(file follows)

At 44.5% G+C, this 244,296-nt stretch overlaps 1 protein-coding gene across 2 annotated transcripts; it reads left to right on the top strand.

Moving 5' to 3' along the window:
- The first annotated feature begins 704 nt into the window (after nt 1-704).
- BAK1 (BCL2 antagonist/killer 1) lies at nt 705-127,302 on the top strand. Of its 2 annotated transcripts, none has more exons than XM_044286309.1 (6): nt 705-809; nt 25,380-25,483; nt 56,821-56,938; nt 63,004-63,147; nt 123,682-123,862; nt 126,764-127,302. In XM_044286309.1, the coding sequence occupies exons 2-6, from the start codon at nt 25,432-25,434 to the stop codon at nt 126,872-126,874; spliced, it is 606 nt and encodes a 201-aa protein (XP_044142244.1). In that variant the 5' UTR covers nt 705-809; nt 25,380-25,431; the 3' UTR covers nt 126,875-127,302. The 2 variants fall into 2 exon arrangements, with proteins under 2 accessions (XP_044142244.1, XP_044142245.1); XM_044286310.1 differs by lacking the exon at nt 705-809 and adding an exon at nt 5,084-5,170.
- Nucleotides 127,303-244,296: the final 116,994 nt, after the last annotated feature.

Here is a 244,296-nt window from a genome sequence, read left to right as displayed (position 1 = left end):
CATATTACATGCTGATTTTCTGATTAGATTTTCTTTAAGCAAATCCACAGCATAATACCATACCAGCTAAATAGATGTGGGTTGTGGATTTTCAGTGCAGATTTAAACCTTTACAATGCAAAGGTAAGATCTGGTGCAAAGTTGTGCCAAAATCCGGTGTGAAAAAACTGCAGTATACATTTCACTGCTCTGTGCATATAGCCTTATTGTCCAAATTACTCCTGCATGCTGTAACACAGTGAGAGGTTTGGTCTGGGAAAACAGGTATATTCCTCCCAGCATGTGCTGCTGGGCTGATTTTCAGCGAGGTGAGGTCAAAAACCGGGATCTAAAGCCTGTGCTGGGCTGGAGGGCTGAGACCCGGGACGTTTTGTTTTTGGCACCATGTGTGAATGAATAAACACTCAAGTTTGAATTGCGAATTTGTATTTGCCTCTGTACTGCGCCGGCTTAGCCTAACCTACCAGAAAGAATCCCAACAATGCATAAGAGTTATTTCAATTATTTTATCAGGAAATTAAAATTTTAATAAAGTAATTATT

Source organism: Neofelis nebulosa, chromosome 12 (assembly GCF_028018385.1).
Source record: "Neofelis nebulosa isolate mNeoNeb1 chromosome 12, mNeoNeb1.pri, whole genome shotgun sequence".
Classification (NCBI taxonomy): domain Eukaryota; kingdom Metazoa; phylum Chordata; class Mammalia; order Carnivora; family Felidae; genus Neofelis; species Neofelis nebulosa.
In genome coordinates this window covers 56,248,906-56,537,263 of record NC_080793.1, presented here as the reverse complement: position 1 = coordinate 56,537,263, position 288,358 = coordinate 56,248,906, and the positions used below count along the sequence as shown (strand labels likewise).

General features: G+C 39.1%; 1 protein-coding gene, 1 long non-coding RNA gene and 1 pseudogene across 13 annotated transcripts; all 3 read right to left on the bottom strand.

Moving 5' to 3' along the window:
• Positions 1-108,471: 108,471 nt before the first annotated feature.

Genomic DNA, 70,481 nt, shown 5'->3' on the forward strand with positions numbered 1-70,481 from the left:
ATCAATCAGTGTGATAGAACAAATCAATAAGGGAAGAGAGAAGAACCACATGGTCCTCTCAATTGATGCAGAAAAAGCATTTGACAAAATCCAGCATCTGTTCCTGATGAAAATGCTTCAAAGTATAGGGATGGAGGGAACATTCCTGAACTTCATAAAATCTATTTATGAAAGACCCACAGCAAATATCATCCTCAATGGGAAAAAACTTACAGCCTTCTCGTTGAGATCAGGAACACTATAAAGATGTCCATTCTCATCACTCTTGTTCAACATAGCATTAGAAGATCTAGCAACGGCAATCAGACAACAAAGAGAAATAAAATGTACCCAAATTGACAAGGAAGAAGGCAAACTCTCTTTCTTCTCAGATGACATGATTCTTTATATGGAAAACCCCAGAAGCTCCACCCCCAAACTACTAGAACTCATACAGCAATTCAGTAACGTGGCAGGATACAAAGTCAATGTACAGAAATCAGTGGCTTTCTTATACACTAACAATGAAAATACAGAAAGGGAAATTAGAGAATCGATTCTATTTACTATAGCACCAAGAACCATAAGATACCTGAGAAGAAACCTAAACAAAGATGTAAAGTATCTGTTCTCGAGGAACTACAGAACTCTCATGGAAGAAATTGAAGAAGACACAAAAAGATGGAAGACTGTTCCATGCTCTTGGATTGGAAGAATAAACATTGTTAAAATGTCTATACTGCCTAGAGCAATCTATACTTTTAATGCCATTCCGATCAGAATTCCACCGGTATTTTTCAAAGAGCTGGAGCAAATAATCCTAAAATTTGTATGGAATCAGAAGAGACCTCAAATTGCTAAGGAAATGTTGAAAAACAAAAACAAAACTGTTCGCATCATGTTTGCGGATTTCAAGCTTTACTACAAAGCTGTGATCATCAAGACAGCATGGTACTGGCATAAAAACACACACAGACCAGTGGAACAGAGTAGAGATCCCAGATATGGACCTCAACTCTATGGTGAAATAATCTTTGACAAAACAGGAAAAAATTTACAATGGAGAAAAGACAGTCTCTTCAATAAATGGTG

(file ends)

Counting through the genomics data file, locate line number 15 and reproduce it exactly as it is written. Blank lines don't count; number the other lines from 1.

Genomic DNA, 70,481 nt, shown 5'->3' on the forward strand with positions numbered 1-70,481 from the left: